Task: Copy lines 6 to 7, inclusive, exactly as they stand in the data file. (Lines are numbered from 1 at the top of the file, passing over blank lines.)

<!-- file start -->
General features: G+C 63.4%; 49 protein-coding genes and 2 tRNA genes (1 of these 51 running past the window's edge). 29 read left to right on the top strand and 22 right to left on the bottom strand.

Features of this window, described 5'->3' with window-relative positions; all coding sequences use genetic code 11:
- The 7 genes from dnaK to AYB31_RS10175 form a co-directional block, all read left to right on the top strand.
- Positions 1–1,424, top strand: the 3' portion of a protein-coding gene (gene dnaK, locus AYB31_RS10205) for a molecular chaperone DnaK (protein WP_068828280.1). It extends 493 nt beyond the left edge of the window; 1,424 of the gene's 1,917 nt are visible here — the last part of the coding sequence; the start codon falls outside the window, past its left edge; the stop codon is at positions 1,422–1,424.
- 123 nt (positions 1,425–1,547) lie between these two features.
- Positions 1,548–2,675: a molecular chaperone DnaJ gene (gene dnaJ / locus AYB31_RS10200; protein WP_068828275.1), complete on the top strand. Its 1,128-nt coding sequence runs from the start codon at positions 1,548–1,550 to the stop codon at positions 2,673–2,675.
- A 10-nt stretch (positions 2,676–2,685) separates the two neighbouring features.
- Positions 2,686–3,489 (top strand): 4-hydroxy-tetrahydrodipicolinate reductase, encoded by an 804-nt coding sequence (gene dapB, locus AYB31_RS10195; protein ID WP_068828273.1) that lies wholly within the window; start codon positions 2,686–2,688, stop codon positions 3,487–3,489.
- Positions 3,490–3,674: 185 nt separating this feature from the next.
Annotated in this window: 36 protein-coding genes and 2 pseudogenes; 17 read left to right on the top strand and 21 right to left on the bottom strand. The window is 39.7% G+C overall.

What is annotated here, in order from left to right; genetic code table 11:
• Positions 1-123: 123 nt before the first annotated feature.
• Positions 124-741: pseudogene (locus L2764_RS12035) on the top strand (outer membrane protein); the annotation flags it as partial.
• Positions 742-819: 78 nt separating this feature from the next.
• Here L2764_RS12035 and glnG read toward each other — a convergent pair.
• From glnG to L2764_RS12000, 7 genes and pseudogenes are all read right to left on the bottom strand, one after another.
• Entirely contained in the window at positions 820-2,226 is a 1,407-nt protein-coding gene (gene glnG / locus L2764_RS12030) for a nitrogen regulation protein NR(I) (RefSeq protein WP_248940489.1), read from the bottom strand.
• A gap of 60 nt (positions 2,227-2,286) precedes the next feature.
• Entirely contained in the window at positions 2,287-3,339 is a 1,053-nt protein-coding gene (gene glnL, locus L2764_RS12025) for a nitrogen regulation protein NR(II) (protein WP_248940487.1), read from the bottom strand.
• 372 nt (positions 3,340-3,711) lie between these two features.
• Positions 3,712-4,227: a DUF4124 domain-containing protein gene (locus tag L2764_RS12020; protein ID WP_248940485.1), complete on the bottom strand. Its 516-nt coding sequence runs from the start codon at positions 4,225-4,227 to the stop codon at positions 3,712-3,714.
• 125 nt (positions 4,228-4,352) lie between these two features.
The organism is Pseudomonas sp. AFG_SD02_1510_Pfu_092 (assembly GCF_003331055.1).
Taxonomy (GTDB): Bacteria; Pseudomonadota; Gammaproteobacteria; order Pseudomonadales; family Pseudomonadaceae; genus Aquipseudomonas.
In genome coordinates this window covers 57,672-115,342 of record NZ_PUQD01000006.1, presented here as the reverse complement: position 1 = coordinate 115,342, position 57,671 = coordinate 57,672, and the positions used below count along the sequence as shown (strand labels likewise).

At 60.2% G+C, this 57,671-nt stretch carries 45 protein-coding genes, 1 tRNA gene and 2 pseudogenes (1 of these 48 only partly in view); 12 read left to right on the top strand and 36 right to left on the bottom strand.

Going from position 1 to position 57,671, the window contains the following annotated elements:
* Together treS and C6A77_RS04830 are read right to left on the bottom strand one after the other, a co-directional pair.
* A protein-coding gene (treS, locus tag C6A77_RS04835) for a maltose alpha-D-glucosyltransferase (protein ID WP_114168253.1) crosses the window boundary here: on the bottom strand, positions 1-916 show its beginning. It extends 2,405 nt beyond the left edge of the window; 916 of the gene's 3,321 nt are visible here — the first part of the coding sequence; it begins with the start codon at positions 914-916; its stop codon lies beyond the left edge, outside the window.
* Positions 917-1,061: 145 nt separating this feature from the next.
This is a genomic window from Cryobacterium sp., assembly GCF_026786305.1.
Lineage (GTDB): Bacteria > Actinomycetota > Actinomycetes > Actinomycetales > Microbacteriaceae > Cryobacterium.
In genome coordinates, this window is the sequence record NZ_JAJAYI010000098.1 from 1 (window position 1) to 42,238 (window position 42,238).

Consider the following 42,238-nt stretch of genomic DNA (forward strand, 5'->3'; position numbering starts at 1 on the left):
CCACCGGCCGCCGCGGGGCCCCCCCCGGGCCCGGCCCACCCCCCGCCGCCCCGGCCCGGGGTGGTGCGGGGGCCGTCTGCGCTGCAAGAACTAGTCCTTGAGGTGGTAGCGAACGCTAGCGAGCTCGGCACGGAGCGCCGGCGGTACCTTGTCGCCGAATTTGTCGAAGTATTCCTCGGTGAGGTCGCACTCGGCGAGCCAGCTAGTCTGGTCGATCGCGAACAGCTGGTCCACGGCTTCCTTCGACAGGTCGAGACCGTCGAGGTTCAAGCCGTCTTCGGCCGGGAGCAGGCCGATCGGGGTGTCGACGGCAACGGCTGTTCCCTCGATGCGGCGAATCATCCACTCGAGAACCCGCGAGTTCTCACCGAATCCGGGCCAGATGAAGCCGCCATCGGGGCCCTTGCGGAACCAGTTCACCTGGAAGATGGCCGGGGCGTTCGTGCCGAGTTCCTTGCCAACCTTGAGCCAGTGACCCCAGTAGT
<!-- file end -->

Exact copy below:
- Positions 1,548–2,675: a molecular chaperone DnaJ gene (gene dnaJ / locus AYB31_RS10200; protein WP_068828275.1), complete on the top strand. Its 1,128-nt coding sequence runs from the start codon at positions 1,548–1,550 to the stop codon at positions 2,673–2,675.
- A 10-nt stretch (positions 2,676–2,685) separates the two neighbouring features.